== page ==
Jollof Rice Is My All-Time Favorite Food. Here’s How I Make It

published Sep 17, 2021
Jollof Rice Recipe

Jollof rice is a smoky, spicy tomato and pepper-based rice dish that's a staple throughout West Africa.

Serves8 to 12

Prep20 minutes

Cook1 hour 20 minutes

Jump to Recipe
We independently select these products—if you buy from one of our links, we may earn a commission. All prices were accurate at the time of publishing.
Post Image
Credit: Kelly Marshall

If I could only eat one thing for the rest of my life, it would be jollof rice. It’s the first thing I reach for at every Nigerian function, and it’s probably the dish I cook for myself most often at home. The rice is cooked in a mixture of blended tomatoes, peppers, onions, and garlic, as well as stock and plenty of herbs and seasonings, and all of the delicious flavors infuse into the rice as it cooks. Traditionally it was cooked over an open flame, which gave it its signature smoky flavor, but you can still achieve that rich smokiness on the stovetop.

Jollof is a staple across West Africa, and every country has their own variation. There’s a mostly friendly rivalry called “jollof wars,” over which country has the best jollof rice, but I think jollof is always good, no matter where it comes from. In my opinion, the most important factor is the texture: You want distinct grains of rice that are never mushy. This took me a long time to achieve, but after many years of trial and error and learning from the greats like Ronke Edoho of 9jafoodie, I’ve finally got it down — and I’m thrilled to share my recipe with you.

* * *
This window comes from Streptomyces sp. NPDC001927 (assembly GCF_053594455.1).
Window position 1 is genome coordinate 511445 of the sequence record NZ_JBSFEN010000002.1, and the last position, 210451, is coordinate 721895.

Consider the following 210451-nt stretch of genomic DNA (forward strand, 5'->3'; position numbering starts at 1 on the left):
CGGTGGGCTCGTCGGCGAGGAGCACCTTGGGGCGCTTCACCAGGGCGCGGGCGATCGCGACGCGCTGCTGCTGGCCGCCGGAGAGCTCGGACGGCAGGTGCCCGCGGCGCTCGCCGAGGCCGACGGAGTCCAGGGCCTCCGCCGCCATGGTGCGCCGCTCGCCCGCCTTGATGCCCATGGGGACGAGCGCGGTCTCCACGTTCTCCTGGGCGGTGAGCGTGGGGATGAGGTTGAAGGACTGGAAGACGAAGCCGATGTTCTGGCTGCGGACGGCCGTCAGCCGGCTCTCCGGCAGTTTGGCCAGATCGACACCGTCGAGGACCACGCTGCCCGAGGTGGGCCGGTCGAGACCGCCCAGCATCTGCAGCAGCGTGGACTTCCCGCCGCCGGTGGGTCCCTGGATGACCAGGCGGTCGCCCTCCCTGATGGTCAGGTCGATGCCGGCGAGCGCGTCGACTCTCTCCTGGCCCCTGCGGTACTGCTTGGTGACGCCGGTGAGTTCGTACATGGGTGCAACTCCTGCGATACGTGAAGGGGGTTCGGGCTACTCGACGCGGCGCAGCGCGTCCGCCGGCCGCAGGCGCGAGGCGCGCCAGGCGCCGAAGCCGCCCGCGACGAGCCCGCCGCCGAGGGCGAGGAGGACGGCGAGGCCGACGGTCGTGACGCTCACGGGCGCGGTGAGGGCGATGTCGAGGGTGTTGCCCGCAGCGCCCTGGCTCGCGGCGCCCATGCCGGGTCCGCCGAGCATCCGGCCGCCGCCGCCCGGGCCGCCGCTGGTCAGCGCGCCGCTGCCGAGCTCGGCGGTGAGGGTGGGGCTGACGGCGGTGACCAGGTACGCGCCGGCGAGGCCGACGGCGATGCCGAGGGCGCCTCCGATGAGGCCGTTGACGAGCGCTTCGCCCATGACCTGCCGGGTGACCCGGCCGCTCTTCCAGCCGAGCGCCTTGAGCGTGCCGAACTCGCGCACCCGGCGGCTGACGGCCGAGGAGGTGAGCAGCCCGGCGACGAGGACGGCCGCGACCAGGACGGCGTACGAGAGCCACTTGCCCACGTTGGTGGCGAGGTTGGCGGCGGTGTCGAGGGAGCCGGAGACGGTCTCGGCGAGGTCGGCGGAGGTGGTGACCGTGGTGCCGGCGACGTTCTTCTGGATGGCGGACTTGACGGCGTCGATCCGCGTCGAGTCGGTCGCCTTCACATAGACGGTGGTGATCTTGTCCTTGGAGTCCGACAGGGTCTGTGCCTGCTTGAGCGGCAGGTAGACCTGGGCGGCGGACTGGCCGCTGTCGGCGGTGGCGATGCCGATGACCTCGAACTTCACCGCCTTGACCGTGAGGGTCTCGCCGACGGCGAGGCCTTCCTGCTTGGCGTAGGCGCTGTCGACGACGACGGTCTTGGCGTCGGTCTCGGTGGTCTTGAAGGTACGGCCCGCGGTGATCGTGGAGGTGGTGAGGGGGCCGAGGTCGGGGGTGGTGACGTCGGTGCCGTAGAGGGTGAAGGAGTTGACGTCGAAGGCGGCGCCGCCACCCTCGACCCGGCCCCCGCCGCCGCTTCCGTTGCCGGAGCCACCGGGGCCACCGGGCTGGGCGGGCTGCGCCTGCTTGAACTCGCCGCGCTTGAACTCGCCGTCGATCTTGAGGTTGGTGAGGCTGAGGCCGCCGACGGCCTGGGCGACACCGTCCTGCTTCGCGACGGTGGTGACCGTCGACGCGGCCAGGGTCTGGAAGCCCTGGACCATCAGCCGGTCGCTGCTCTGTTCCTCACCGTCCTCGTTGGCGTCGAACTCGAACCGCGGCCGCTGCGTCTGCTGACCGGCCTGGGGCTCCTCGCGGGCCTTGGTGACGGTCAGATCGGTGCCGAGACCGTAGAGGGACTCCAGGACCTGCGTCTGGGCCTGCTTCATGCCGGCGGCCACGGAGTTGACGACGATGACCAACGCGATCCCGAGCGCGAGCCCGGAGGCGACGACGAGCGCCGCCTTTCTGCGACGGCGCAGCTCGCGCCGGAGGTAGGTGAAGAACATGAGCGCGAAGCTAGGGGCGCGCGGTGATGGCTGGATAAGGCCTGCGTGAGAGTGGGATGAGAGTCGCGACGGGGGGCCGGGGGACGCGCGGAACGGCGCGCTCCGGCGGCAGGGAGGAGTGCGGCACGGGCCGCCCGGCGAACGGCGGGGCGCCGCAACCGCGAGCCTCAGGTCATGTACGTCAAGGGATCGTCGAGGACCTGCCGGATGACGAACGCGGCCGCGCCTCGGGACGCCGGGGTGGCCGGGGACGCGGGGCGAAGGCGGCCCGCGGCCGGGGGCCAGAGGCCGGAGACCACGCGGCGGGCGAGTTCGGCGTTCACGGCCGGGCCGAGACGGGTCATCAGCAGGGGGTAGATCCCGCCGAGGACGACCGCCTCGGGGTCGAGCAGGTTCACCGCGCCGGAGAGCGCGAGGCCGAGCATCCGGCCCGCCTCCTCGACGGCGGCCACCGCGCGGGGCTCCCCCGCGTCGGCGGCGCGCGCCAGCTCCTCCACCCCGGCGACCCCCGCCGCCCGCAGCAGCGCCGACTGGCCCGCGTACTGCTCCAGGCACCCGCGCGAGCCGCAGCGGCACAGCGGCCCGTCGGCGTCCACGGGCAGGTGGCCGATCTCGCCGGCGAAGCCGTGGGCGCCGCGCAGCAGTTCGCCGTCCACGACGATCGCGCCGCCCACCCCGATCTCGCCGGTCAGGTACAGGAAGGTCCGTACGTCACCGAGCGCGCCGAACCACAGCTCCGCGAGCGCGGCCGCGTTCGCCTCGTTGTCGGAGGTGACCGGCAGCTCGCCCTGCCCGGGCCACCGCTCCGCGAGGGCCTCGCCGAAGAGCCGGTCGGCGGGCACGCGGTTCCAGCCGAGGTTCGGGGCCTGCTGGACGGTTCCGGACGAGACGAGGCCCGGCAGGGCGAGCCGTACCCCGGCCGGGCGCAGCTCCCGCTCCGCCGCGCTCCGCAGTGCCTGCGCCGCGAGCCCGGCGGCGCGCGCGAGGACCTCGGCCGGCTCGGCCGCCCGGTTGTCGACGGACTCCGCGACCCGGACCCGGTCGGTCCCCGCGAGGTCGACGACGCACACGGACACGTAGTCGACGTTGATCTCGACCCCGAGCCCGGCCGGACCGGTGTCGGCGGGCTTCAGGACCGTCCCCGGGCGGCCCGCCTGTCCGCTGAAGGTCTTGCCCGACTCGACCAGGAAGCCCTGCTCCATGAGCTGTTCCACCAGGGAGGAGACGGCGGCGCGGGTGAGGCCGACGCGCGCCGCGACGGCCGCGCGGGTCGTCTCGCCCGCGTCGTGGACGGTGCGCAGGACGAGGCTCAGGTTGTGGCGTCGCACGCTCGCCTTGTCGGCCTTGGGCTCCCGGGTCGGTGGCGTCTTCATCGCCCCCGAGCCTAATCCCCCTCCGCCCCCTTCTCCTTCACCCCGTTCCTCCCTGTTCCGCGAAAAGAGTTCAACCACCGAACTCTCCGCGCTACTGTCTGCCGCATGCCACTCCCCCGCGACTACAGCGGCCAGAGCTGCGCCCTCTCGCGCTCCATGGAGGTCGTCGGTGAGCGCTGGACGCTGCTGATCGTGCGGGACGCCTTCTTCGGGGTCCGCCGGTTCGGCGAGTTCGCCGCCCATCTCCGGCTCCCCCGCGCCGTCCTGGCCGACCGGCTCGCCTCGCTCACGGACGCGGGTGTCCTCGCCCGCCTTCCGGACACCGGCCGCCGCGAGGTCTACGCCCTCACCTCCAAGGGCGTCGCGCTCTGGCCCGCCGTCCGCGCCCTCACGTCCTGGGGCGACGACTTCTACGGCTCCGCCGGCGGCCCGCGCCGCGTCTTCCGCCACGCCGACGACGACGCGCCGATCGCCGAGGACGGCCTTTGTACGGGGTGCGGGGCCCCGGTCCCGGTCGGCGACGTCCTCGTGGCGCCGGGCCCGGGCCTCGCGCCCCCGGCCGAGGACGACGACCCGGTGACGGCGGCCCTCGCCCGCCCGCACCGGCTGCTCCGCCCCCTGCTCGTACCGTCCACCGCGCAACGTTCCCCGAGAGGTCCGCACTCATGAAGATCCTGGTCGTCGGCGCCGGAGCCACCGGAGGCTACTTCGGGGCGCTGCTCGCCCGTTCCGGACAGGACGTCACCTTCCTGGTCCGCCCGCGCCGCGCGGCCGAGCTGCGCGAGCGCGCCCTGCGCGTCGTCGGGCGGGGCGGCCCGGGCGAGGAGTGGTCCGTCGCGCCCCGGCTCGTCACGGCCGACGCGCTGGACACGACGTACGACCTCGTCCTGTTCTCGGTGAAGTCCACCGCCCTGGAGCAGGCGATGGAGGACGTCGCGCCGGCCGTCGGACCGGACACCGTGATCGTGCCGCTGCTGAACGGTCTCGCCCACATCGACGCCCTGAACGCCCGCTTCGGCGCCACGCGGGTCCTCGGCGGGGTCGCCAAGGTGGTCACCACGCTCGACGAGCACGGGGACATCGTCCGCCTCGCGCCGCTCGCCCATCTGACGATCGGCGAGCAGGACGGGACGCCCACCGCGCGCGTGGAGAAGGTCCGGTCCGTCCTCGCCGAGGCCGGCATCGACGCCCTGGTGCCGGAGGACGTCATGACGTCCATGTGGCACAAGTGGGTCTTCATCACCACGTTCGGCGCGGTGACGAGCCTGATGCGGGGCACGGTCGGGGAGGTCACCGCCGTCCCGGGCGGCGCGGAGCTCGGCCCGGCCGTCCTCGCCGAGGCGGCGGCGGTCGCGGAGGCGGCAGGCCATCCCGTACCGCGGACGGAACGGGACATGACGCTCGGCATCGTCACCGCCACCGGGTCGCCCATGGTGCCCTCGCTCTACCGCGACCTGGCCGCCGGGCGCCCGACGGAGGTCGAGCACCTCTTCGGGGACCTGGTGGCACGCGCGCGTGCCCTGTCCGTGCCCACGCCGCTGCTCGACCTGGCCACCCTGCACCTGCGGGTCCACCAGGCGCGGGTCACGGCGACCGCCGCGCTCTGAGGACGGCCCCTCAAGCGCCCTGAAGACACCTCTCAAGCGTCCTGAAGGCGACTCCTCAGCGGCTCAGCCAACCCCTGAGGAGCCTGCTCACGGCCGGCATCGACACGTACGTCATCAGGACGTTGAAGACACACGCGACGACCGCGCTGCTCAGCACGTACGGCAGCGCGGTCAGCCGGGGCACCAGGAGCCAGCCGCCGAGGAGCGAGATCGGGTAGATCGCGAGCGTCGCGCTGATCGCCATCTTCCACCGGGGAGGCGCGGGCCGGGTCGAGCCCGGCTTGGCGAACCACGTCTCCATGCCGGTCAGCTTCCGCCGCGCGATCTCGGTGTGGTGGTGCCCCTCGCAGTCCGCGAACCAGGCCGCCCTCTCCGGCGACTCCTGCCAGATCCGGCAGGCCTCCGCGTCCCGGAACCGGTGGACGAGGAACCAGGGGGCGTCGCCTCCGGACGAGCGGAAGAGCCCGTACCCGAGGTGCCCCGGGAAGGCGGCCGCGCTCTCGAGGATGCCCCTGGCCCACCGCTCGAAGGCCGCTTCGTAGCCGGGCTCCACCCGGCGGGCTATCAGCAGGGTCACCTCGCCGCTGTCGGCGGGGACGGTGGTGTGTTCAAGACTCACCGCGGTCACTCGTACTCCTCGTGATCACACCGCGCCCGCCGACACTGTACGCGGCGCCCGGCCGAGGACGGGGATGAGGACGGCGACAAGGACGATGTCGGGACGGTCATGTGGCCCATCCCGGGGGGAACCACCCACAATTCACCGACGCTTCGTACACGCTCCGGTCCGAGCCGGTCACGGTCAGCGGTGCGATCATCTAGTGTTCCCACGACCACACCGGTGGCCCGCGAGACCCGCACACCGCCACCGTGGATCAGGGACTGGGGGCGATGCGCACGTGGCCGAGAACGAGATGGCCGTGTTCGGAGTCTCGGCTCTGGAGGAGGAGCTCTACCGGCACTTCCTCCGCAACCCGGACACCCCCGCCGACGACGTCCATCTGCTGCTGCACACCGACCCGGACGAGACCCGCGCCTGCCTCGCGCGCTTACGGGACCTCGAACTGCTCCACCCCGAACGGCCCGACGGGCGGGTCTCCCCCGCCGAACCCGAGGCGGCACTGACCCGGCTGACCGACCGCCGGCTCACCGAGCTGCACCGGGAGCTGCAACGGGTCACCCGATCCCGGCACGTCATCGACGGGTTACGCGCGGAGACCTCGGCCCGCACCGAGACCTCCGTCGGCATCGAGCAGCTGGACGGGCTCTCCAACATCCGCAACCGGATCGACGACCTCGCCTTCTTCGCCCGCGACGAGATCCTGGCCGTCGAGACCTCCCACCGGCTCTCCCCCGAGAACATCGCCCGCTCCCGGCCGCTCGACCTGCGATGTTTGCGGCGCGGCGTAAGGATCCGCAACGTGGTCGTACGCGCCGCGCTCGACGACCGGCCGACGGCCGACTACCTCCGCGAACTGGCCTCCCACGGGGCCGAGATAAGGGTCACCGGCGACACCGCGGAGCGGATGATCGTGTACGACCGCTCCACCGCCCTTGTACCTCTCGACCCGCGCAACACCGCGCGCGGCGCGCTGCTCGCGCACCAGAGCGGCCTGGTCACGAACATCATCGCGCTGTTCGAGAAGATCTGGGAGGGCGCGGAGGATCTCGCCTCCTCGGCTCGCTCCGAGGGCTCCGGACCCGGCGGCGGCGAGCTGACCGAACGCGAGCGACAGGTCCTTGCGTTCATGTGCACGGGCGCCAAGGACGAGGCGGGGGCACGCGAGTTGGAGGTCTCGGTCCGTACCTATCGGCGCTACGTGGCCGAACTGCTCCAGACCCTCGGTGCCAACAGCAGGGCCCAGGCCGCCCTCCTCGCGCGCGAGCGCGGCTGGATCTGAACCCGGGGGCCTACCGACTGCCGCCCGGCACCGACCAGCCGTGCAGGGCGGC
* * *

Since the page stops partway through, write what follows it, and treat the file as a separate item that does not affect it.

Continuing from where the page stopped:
Credit: Kelly Marshall

What Does Jollof Rice Taste Like?

Jollof is smoky and spicy, with a hint of sweetness from the tomatoes. Thanks to the herbs and seasonings, it really does have multiple layers of flavor. The exact ingredients vary: Some people use seasoning cubes like Maggi or Knorr, while others omit bell peppers and use only tomatoes. This recipe reflects the jollof rice I grew up eating, which includes a lot of commonly used components like bay leaves, thyme, ginger, curry, white pepper, and garlic.

What Kind of Rice Is Used in Jollof Rice?

The short answer is long-grain rice, but the specific type used varies from country to country, and even person to person. In Nigeria, you’ll often see people using parboiled rice, but I much prefer to use basmati or jasmine because I think they cook so beautifully.

The rice at the bottom of the pot tends to burn just a bit as the rice cooks, which helps lend that smoky flavor to the dish, and is delicious for anyone who loves crunchy rice.

What Do You Eat with Jollof Rice?

Jollof rice is typically served with some sort of meat, like chicken or beef, but it would taste great with crispy tofu as well. For me, the one thing I always want on my plate is fried plantains. I’m partial to sweet, soft plantains covered in black spots, because they form the most delicious crisped edges when fried. They’re the perfect contrast to the spicy, savory rice.

Jollof Rice Recipe

Jollof rice is a smoky, spicy tomato and pepper-based rice dish that's a staple throughout West Africa.